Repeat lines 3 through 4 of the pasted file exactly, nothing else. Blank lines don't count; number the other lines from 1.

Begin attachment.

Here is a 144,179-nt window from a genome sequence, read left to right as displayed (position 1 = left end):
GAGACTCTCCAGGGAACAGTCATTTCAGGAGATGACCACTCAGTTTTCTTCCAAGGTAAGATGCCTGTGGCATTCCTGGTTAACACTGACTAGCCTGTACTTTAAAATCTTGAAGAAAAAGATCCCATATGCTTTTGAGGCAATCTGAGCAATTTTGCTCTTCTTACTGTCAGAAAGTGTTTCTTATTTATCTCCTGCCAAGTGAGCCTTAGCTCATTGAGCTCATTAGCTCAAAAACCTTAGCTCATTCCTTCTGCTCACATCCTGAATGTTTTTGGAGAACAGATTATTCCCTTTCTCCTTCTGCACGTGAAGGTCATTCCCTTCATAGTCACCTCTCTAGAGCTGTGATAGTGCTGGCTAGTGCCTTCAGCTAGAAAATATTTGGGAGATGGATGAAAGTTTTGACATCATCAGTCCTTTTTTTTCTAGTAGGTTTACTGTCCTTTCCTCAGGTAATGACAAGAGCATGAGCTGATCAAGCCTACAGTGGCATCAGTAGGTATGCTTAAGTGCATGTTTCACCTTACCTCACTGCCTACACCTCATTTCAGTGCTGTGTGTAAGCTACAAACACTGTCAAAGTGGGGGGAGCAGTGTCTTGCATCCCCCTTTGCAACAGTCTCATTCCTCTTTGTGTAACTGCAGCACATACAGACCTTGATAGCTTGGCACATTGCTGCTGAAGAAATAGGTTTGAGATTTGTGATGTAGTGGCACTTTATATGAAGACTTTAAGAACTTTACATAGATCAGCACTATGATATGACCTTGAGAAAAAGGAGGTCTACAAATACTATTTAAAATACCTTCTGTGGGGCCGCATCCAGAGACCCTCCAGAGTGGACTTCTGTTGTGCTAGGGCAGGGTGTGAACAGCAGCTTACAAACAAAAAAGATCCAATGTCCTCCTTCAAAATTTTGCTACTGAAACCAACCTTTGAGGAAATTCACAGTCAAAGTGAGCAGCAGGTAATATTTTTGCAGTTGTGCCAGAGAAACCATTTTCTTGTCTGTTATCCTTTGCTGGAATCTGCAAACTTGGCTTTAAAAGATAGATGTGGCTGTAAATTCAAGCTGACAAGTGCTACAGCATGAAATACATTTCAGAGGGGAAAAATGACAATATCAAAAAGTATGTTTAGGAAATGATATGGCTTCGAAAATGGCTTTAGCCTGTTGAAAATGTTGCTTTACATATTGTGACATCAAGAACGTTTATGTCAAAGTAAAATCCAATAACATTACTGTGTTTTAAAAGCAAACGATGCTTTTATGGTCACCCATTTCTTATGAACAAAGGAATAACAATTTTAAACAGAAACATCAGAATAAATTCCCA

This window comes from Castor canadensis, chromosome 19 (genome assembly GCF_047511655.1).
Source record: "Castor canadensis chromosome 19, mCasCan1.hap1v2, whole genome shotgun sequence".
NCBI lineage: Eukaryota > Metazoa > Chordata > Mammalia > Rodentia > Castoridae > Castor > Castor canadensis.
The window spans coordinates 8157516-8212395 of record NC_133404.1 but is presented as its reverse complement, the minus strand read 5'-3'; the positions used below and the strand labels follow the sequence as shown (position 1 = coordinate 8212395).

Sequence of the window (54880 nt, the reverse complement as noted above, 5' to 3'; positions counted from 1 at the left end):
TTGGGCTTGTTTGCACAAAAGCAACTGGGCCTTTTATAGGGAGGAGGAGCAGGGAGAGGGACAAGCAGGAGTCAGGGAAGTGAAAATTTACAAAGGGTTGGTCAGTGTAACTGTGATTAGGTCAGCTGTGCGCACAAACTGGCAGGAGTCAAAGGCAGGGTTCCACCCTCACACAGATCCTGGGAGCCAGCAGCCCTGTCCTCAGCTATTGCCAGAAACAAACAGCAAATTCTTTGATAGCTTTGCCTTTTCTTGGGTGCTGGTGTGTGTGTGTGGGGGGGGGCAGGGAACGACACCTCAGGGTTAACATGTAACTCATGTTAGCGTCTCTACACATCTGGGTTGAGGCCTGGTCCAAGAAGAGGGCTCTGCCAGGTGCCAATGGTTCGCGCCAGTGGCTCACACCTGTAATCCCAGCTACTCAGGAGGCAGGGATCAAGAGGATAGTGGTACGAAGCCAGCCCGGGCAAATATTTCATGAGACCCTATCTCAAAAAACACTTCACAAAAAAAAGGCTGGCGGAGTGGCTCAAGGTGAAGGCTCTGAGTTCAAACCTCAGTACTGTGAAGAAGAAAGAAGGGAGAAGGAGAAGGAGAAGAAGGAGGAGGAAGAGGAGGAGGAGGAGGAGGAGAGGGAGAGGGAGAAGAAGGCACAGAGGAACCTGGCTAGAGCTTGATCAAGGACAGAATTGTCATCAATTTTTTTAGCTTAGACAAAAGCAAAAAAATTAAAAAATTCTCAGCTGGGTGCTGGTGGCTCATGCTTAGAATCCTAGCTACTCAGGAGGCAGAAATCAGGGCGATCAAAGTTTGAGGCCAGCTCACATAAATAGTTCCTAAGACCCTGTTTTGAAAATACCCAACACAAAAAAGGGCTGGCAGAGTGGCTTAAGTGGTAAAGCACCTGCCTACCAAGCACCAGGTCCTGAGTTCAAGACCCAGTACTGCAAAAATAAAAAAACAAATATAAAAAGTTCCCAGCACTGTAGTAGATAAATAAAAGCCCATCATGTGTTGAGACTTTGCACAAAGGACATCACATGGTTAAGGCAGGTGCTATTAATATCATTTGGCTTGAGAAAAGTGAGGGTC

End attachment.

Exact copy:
This window comes from Castor canadensis, chromosome 19 (genome assembly GCF_047511655.1).
Source record: "Castor canadensis chromosome 19, mCasCan1.hap1v2, whole genome shotgun sequence".